Coal Trade

From 1973 to 1986, world hard coal trade increased by about 90% and seaborne trade more than doubled to about 8% of total world production. By 1996, 12.9% of world coal production was traded, and 92% of total coal traded on the international market was transported in ships, either ocean-going or in smaller coastal vessels which transport coal around Northern Europe and the Baltic, Black and Mediterranean Seas.

The role of the key exporters was established in the first half of the 1980s. The main impetus to growth of coal exports came initially from the US and Poland, but South Africa and Australia both expanded their market shares considerably during the 1980s. US exports fell under intense price pressure from other suppliers. While small in absolute terms, China and Colombia also expanded their exports during the 1980s. Canada also established itself as a major exporter, although losing market share in the latter part of the decade to South Africa, Colombia and China.

Major exporters other than the US and Poland have experienced steady growth during the development of the international market from 1960. For steam coal, this growth commenced from 1975. Total exports from 1960 have ended far in excess of the starting point. Although the market share held by the US has steadily eroded from about50% in 1970 to about 17% now; the US has continued to demonstrate the capacity to enter the export market to make up supply; such as resulting from industrial action in Poland and the UK during the 1980s, and recovering from domestic industrial action in 1978 and 1993.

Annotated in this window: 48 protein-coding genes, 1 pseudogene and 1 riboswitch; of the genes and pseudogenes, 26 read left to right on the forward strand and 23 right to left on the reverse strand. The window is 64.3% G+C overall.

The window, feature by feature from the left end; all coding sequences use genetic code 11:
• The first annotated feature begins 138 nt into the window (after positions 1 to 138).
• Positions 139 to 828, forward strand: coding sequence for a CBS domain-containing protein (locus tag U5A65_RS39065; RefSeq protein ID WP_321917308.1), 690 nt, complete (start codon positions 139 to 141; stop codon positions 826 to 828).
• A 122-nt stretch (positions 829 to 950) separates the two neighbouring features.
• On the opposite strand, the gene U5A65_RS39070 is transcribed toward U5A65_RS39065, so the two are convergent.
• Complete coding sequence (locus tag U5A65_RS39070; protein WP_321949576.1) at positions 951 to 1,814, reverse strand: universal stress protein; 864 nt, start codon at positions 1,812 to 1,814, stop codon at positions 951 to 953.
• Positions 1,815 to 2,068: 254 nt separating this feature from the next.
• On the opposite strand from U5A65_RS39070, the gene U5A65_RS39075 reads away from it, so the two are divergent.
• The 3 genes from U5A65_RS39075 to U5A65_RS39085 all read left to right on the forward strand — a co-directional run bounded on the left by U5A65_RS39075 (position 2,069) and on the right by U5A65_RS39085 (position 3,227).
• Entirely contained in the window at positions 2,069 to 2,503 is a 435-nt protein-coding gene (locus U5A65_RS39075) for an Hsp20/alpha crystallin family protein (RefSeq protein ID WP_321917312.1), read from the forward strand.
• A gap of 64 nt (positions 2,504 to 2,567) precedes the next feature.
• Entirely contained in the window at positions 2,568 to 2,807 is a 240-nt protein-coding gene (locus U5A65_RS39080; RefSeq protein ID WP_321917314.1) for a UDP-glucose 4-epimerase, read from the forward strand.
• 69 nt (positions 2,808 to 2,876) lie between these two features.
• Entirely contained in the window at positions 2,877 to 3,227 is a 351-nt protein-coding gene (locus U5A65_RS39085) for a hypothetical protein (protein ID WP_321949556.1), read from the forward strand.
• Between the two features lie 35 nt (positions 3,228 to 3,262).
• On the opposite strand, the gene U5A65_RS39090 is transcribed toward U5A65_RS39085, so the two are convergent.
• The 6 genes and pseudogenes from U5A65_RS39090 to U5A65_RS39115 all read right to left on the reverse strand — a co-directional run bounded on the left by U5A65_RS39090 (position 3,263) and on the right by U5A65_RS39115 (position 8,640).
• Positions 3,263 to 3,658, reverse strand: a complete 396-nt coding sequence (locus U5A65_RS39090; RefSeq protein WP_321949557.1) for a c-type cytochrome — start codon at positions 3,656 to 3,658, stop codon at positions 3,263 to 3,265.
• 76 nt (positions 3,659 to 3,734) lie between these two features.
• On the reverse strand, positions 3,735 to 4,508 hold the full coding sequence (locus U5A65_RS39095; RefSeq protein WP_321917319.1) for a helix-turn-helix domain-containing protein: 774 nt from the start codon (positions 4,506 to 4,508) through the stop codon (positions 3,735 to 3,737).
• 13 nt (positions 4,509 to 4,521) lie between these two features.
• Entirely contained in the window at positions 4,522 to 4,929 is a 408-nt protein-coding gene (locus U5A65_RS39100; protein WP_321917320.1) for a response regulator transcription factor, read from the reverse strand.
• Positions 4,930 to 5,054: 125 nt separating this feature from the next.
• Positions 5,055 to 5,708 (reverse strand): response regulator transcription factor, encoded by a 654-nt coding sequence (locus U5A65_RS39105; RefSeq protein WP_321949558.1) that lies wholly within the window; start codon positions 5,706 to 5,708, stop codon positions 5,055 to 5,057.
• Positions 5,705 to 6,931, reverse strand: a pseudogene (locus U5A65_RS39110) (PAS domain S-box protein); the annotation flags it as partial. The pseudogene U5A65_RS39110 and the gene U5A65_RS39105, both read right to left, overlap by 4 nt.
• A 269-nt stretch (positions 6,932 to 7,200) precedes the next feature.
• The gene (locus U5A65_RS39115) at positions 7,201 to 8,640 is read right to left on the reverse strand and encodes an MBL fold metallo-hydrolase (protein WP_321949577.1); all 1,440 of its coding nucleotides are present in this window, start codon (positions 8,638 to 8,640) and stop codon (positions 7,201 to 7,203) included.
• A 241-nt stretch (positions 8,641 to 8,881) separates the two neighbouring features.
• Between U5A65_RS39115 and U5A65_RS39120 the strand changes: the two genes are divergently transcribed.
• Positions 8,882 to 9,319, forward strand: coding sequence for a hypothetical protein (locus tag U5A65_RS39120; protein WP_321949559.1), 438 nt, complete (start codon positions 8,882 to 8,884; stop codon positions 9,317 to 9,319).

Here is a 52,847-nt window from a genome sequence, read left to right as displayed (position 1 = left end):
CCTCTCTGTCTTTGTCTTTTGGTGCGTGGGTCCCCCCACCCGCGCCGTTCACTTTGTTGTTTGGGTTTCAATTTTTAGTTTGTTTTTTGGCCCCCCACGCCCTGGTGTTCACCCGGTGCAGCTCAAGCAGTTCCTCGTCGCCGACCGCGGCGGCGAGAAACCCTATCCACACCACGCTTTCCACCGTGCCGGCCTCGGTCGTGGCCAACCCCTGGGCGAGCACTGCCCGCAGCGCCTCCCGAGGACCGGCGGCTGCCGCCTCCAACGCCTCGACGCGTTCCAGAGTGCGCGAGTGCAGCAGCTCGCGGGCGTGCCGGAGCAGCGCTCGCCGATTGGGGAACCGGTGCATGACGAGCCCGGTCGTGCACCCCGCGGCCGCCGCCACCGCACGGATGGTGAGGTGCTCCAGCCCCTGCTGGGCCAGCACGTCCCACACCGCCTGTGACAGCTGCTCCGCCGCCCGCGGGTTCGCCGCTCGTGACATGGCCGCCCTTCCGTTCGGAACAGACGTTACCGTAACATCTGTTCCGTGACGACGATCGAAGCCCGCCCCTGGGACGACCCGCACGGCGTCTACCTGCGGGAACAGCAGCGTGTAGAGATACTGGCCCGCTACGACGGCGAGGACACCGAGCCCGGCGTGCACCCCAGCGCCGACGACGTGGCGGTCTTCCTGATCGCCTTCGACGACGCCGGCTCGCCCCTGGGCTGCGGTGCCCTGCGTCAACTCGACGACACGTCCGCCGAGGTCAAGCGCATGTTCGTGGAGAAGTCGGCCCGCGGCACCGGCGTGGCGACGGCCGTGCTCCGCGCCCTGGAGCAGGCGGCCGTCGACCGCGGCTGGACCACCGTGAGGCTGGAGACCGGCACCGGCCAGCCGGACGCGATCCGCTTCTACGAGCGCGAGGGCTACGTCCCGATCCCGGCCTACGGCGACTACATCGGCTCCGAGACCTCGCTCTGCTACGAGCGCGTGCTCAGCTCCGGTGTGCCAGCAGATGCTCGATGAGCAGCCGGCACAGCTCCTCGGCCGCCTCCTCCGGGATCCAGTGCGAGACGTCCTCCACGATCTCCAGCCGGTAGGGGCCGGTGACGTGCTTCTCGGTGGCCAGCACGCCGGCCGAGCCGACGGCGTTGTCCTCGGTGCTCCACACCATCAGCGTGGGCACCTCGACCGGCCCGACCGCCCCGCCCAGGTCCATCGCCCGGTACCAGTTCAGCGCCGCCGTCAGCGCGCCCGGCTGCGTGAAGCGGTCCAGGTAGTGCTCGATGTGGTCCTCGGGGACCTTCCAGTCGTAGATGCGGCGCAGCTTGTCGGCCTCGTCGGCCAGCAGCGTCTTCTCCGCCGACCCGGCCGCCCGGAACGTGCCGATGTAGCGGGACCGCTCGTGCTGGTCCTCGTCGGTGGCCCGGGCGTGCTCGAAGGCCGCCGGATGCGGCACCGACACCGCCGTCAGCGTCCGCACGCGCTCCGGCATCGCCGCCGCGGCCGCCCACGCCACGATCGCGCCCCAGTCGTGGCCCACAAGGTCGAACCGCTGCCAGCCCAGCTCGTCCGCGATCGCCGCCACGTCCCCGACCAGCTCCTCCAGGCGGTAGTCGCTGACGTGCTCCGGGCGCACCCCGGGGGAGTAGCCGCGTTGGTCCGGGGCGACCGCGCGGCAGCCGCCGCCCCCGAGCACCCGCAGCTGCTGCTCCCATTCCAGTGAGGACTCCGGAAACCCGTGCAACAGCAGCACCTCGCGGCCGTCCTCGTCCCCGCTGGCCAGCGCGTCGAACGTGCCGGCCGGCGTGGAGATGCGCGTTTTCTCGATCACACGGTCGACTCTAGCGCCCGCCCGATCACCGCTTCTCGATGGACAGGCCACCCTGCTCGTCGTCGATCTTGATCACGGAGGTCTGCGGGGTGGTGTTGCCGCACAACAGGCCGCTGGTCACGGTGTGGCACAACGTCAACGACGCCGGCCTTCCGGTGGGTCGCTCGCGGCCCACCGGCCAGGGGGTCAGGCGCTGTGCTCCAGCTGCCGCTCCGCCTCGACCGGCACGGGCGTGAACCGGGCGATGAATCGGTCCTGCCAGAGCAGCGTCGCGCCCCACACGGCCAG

Currently most coal trade is focused on the Asia Pacific basin to meet growing demand from emerging economies such as China and India, and the more developed economies of Japan, South Korean and Taiwan. In the southern regions of China imported coals can often be cheaper than domestically produced coal once logistic costs area taken into account.

From a low year in 2009, trade picked up in the first half of 2010, with the Asia Pacific growing more than the Atlantic region by 22% and 4% respectively. Exports from the Indonesian market grew by 26% over the review period.

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